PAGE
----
Meanwhile, to protect Germany’s economy and prevent the defection of domestic industries to Energiewende-free pastures in Asia and elsewhere, energy-intensive industries had to be exempted to a large extent from paying Energiewende contribution fees. These exemptions resulted in an increased burden for small and middle-sized end users, who have to shoulder them instead. Moreover, given that German companies are in business to deliver profits to their owners or shareholders, they exploited every gray area in the legislation to the fullest extent allowed by the letter of the law, thereby increasing the burden for other actors even more. The flawed legislation and exemptions to the Energiewende contribution scheme created what economists call a “free rider” situation, where those who benefit do not pay, which helps to explain why Germany’s economy didn’t collapse.

Thus, between the government’s best intentions and its ambitious decarbonization plans, the actors in the Energiewende arena have been pushed and pulled in a number of different directions since the 1990s, by things such as the ratification of the Kyoto protocol, the implementation of the European Emission Trading System (a European cap and trade system for carbon), the deregulation of electricity markets, the successive support schemes for renewable energy deployment, and the complex mechanisms for promoting energy efficiency and enforcing clean air regulations.

While trying to make the best of these successive waves of change and still remain up to date with the constantly changing regulatory framework, the players in the Energiewende arena also faced soaring energy costs, an increasing dependence on intermittent power sources, severe energy transmission and storage problems, forced electricity exports, and competitive disadvantages for domestic manufacturers. These situations sometimes led, in extreme cases, to bankruptcies, business closures, unemployment, the migration of businesses into countries with less strict regulations, the export of greenhouse gas emissions, and even to energy poverty. (In 2014, German electricity suppliers sent 6.3 million dunning letters for delayed payments, and disconnected 351,802 households from the electricity grid for not being able to pay their electricity bills, according to Germany’s Federal Net Agency.)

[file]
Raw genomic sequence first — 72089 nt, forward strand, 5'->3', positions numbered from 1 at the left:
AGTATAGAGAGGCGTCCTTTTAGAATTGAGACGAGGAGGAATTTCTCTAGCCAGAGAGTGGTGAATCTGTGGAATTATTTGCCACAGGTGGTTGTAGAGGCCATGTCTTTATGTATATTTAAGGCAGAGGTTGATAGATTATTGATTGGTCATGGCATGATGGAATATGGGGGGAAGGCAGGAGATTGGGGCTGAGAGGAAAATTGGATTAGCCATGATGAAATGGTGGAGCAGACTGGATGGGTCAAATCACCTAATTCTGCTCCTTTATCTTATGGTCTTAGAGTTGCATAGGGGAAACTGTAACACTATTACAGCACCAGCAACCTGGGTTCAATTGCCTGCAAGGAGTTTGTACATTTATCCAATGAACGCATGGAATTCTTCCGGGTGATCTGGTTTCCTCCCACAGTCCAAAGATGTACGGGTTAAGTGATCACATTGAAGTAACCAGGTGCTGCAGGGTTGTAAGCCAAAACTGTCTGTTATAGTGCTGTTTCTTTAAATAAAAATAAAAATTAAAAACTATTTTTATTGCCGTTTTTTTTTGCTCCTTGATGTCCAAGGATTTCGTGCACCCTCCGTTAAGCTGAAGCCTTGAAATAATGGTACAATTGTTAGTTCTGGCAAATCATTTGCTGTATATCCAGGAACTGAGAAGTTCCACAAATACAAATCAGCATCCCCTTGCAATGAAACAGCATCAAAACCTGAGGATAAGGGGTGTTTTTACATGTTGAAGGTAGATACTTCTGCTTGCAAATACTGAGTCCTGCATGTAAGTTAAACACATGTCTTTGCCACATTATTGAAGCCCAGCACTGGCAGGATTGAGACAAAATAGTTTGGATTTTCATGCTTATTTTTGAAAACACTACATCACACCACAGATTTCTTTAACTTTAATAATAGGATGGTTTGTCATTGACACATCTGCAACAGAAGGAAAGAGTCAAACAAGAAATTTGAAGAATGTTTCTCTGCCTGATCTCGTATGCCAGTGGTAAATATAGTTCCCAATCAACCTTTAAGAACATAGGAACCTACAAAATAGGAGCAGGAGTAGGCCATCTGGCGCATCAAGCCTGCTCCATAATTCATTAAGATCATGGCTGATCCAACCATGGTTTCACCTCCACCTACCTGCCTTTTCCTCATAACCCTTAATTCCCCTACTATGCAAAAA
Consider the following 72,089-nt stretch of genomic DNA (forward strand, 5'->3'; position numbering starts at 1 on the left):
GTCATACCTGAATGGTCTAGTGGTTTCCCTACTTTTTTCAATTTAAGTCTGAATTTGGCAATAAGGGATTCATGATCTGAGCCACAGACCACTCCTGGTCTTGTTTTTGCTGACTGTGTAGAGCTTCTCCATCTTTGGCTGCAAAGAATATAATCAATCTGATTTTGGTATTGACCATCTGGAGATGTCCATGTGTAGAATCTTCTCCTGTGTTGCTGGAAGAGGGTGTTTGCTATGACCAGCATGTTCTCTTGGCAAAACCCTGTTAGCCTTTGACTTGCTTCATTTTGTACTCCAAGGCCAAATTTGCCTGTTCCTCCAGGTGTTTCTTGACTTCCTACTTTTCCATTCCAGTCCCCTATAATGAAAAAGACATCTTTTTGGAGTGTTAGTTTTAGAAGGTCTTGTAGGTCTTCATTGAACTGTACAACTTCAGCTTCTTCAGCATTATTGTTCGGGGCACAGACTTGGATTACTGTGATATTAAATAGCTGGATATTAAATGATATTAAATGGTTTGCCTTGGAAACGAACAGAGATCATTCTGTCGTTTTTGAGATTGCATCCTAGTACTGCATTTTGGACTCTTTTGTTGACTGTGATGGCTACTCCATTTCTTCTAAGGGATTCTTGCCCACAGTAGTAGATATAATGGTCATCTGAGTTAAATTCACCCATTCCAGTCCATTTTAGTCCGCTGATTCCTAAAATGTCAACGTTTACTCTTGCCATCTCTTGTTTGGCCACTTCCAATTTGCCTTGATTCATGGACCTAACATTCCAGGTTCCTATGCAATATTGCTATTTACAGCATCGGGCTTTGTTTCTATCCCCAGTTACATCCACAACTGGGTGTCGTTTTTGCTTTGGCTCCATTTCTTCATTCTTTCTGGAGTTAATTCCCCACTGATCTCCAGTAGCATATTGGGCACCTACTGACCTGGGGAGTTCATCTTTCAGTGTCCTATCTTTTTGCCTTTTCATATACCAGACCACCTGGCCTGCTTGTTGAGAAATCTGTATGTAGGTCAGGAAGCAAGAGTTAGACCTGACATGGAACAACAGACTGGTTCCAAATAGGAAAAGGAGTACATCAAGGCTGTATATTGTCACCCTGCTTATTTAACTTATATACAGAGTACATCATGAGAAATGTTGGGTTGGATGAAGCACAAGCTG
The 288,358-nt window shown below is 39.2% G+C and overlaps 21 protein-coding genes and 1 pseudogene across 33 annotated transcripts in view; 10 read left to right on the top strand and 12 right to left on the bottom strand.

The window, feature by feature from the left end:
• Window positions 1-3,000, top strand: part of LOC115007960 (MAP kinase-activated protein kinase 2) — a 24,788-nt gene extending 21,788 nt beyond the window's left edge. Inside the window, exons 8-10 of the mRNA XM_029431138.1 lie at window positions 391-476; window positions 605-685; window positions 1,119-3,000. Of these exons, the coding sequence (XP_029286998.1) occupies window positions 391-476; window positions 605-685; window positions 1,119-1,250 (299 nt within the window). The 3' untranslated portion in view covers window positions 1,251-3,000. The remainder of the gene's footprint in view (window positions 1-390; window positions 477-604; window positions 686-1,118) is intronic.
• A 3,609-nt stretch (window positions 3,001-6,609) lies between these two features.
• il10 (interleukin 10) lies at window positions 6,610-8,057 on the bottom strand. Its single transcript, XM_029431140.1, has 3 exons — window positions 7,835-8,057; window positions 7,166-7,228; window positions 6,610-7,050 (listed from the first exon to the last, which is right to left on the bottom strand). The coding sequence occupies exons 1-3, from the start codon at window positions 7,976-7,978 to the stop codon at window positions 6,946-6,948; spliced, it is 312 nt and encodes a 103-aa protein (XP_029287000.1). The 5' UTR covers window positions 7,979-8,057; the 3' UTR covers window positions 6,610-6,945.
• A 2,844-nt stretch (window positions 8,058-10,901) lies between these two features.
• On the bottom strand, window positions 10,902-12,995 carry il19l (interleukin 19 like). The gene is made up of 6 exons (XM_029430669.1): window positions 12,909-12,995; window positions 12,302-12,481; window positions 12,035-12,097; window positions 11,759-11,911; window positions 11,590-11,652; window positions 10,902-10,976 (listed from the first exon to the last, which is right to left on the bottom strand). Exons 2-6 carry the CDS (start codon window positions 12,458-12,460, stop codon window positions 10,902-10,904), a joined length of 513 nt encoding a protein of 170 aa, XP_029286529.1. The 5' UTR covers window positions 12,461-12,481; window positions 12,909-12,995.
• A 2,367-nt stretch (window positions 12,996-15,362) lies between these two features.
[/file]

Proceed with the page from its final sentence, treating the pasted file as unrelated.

Inside the Energiewende, there was no economic branch harder hit by the successive waves of induced changes than the utility sector.

What happened with Germany’s utility industry in the last 25 years? In the wake of the deregulation of Germany’s energy sector in the late 1990s, utilities have been subjected to increased competition and lost their state regional monopolies. Although they used the early stages of deregulation to consolidate and improve their position in the market (primarily by establishing large multinational energy groups), the spread between turnover and earnings steadily increased. The successive Renewable Energy Acts that entered into force between 2000 and 2014 favored decentralized electricity generation, brought new players into the Energiewende arena, and reversed the wave of consolidations in the utility industry.